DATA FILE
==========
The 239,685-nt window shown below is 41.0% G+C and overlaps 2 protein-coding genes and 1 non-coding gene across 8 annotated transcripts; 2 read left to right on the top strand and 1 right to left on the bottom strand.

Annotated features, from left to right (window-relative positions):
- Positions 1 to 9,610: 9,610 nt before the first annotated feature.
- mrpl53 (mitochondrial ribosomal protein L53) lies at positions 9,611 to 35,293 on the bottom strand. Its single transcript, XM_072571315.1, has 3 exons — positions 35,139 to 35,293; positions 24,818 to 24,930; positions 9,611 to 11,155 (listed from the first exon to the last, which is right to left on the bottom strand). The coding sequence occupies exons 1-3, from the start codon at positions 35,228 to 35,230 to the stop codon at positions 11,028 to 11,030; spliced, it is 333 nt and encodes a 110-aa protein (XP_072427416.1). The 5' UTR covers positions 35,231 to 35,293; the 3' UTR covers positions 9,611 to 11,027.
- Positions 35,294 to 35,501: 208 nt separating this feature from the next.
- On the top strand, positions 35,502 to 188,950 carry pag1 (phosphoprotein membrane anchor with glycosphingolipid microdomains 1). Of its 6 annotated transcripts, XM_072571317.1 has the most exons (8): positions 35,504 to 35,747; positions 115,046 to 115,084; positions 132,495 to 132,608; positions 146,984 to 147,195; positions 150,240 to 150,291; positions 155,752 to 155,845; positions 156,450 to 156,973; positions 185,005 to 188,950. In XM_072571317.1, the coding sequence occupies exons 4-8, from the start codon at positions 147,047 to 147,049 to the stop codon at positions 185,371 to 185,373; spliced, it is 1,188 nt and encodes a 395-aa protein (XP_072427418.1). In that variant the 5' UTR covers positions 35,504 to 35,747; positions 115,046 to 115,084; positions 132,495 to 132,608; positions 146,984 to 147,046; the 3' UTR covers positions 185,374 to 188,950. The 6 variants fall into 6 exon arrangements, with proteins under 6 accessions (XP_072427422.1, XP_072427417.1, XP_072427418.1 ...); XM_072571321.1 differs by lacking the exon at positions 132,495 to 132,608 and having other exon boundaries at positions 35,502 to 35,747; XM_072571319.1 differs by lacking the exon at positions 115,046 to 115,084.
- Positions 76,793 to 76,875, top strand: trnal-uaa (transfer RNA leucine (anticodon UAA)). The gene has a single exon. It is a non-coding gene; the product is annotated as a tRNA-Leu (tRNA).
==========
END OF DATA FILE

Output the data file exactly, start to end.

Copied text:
The 239,685-nt window shown below is 41.0% G+C and overlaps 2 protein-coding genes and 1 non-coding gene across 8 annotated transcripts; 2 read left to right on the top strand and 1 right to left on the bottom strand.

Annotated features, from left to right (window-relative positions):
- Positions 1 to 9,610: 9,610 nt before the first annotated feature.
- mrpl53 (mitochondrial ribosomal protein L53) lies at positions 9,611 to 35,293 on the bottom strand. Its single transcript, XM_072571315.1, has 3 exons — positions 35,139 to 35,293; positions 24,818 to 24,930; positions 9,611 to 11,155 (listed from the first exon to the last, which is right to left on the bottom strand). The coding sequence occupies exons 1-3, from the start codon at positions 35,228 to 35,230 to the stop codon at positions 11,028 to 11,030; spliced, it is 333 nt and encodes a 110-aa protein (XP_072427416.1). The 5' UTR covers positions 35,231 to 35,293; the 3' UTR covers positions 9,611 to 11,027.
- Positions 35,294 to 35,501: 208 nt separating this feature from the next.
- On the top strand, positions 35,502 to 188,950 carry pag1 (phosphoprotein membrane anchor with glycosphingolipid microdomains 1). Of its 6 annotated transcripts, XM_072571317.1 has the most exons (8): positions 35,504 to 35,747; positions 115,046 to 115,084; positions 132,495 to 132,608; positions 146,984 to 147,195; positions 150,240 to 150,291; positions 155,752 to 155,845; positions 156,450 to 156,973; positions 185,005 to 188,950. In XM_072571317.1, the coding sequence occupies exons 4-8, from the start codon at positions 147,047 to 147,049 to the stop codon at positions 185,371 to 185,373; spliced, it is 1,188 nt and encodes a 395-aa protein (XP_072427418.1). In that variant the 5' UTR covers positions 35,504 to 35,747; positions 115,046 to 115,084; positions 132,495 to 132,608; positions 146,984 to 147,046; the 3' UTR covers positions 185,374 to 188,950. The 6 variants fall into 6 exon arrangements, with proteins under 6 accessions (XP_072427422.1, XP_072427417.1, XP_072427418.1 ...); XM_072571321.1 differs by lacking the exon at positions 132,495 to 132,608 and having other exon boundaries at positions 35,502 to 35,747; XM_072571319.1 differs by lacking the exon at positions 115,046 to 115,084.
- Positions 76,793 to 76,875, top strand: trnal-uaa (transfer RNA leucine (anticodon UAA)). The gene has a single exon. It is a non-coding gene; the product is annotated as a tRNA-Leu (tRNA).